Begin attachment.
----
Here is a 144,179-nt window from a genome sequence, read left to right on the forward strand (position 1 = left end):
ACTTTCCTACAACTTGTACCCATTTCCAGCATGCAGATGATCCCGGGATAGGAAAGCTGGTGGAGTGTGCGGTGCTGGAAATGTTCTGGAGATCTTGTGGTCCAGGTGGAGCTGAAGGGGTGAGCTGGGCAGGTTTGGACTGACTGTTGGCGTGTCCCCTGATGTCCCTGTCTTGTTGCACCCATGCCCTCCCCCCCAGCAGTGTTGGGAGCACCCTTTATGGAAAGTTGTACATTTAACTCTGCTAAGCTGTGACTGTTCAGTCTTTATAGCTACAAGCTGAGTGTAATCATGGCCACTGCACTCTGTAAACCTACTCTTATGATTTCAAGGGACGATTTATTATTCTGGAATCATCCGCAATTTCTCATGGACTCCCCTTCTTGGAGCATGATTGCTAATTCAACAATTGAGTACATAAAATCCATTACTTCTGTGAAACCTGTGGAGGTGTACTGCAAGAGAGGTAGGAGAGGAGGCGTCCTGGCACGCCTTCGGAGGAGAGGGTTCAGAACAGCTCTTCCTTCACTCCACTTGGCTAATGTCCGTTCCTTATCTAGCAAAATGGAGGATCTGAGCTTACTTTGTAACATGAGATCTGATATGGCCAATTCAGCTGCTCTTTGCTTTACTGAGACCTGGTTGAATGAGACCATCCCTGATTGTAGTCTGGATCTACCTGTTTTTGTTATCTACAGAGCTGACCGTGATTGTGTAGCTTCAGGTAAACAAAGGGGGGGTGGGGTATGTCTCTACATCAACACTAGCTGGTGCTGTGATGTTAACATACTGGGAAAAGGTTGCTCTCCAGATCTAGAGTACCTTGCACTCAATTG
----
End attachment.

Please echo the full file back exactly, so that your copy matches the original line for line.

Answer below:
Here is a 144,179-nt window from a genome sequence, read left to right on the forward strand (position 1 = left end):
ACTTTCCTACAACTTGTACCCATTTCCAGCATGCAGATGATCCCGGGATAGGAAAGCTGGTGGAGTGTGCGGTGCTGGAAATGTTCTGGAGATCTTGTGGTCCAGGTGGAGCTGAAGGGGTGAGCTGGGCAGGTTTGGACTGACTGTTGGCGTGTCCCCTGATGTCCCTGTCTTGTTGCACCCATGCCCTCCCCCCCAGCAGTGTTGGGAGCACCCTTTATGGAAAGTTGTACATTTAACTCTGCTAAGCTGTGACTGTTCAGTCTTTATAGCTACAAGCTGAGTGTAATCATGGCCACTGCACTCTGTAAACCTACTCTTATGATTTCAAGGGACGATTTATTATTCTGGAATCATCCGCAATTTCTCATGGACTCCCCTTCTTGGAGCATGATTGCTAATTCAACAATTGAGTACATAAAATCCATTACTTCTGTGAAACCTGTGGAGGTGTACTGCAAGAGAGGTAGGAGAGGAGGCGTCCTGGCACGCCTTCGGAGGAGAGGGTTCAGAACAGCTCTTCCTTCACTCCACTTGGCTAATGTCCGTTCCTTATCTAGCAAAATGGAGGATCTGAGCTTACTTTGTAACATGAGATCTGATATGGCCAATTCAGCTGCTCTTTGCTTTACTGAGACCTGGTTGAATGAGACCATCCCTGATTGTAGTCTGGATCTACCTGTTTTTGTTATCTACAGAGCTGACCGTGATTGTGTAGCTTCAGGTAAACAAAGGGGGGGTGGGGTATGTCTCTACATCAACACTAGCTGGTGCTGTGATGTTAACATACTGGGAAAAGGTTGCTCTCCAGATCTAGAGTACCTTGCACTCAATTG